Friday Poem

In Kashmir, it is the boys, [and everyone]
—Dedicated to the killed, maimed, blinded, imprisoned,
…. curfewed in Kashmir

It is the boys, says the government man

on the Indian TV

who the parents should ask to stay away

away from the streets and stones

and sit, in front of lifeless computers

in dark, Internet banned, phones shut,

smeared with blood of their mates

drinking milk-less tea, dry-eyed

and stay calm [a must]

pretend the chains they keel under

are the gossamer-threads of democracy

shamelessly woven over Casspirs, pellet guns,

hiding the torn bodies of their dead, maimed

tortured, disappeared

and words they can’t speak or write

on a butchered map

a city full of peppered air, and bullets

It is the boys, says the government man

on the Indian TV

who the parents should ask to stay away

from the falcons perched in forests,

that dream of flying higher than the walls

freeing this open air prison,

covered with razor wires,

where Asiya and Neelofar drown,

on that stretch of Rambaira nallah,

shallower than shallow,

where ducklings learn to swim

It is the boys, says the government man

on the Indian TV

who the parents should ask to stay away

placing the boys as if corner bricks

in their edifice of tyranny, where the dying

are made to dig their graves,

and blamed,

for dying and living, thinking

It is the boys, says the government man

on the Indian TV

who the parents should ask to stay away

as if the boys are naughty toddlers, enchanted by oddities

as if their slogans are cuss-words that should not be used

as if their longing for freedom is a deviance not a right

as if Burhan is not our martyr like Bhagat Singh is yours,

as if the forests of Tral are not our Sierra Meistra

it is the boys, the government man should know –

yes, the Kashmiri boys, and know well –

those who are killed but their freedom lives

those who lose sight but their vision lives

those who stone the occupation without being occupied

it is the boys that the government man on Indian TV should know –

for, it is that, the boys in Kashmir grow every time your tyranny grows

and know this: it is not only the boys … it is the girls,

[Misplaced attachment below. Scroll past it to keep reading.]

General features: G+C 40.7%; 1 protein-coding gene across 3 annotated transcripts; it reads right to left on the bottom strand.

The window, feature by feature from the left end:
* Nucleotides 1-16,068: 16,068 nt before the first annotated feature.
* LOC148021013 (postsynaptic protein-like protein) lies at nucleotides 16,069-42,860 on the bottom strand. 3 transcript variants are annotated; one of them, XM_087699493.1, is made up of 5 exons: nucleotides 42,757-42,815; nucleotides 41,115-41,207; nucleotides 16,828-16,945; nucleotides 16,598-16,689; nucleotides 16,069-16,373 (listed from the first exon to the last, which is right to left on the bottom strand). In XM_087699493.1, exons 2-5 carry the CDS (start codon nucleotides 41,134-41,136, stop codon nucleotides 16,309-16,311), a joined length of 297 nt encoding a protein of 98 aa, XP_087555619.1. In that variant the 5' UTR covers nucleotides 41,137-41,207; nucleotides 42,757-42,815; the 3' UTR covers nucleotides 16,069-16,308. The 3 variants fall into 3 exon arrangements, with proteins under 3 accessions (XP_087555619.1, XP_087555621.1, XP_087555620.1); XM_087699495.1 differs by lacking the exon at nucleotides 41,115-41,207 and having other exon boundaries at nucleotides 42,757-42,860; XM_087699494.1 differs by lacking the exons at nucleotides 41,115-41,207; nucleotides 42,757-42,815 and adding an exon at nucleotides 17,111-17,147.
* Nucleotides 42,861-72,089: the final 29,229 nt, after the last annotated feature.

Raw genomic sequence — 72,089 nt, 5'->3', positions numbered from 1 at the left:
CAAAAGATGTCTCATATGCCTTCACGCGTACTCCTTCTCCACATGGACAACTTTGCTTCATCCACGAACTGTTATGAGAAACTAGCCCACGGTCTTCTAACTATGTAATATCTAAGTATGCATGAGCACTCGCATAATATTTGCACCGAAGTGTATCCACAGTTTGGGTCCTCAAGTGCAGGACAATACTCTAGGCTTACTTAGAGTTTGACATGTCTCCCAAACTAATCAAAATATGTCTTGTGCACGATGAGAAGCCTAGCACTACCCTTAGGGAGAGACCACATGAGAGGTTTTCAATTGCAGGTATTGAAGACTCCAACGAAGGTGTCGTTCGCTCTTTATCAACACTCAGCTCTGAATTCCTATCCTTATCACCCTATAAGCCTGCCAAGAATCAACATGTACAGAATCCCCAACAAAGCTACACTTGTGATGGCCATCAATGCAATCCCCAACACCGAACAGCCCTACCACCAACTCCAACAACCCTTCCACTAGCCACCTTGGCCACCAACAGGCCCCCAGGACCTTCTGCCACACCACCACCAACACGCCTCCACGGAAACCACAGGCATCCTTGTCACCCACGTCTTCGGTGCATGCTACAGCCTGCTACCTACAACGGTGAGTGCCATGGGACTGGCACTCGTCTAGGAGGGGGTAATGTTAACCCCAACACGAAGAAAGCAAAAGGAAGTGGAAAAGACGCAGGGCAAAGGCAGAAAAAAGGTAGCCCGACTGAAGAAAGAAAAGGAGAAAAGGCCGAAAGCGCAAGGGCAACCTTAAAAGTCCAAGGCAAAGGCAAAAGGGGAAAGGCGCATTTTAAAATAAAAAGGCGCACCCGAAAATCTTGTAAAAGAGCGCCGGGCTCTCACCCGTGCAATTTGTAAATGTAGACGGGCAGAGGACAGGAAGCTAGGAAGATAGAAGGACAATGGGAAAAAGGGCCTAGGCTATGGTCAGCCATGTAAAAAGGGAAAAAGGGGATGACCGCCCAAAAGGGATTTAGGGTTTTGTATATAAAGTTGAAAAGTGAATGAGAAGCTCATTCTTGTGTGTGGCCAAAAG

and everyone else

II

Don't bring any spice –

for our last dinner together

I will bring the only candle

Some sundried tomato that a neighbor shared

Warmed in borrowed mustard oil

You bring chochwor,

If at all, the baker in your alley opens today

Don't bring any spice –

My city,

that bride-in-transit-and-eternal- siege

[ravaged by a rabid army

on the way to her beloved’s home]

is laden with pepper tonight

Don't bring any spice –

for our last dinner together

if you crave salt.

we have tears

III

Take account

the largest crowd prayed for Burhan and counting

50 and more funeral prayers and counting

another sweet-faced martyr of Kashmir, and counting

[the terrorist in the Indian papers: another lie and counting]

The rain fell, mixing with tears and counting

Third Eid evening, and counting

Then they outdid tyranny, and counting

29 days days: 55 plus dead, and counting

4500+ maimed, and counting

100 and more eyes gouged, and counting

Wounded chanting Azadi, and counting

Mother’s lamenting their sons, and counting

Burning, tears, police stations, and counting

Tear gas, pellets, bullets, and counting

Fool-words: India, internal matter, normalcy and counting

Pakistan, UN complaints, paid agents, and counting

It is time, stop counting, counting, counting

Hear, the youth are taking account

by Ather Zia

~~~~~~~~~~~~~~~~~~~~~~~~~~~~~~~~~~~~~~~~~~~

Ather Zia is a poet, and writer. She teaches anthropology and gender studies
at University of Northern Colorado. She is founder-editor of Kashmir Lit
@www.kashmirlit.org

~~~~~~~~~~~~~~~~~~~~~~~~~~~~~~~~~~~~~~~~~~~

chochwor: Kashmiri bagel
.

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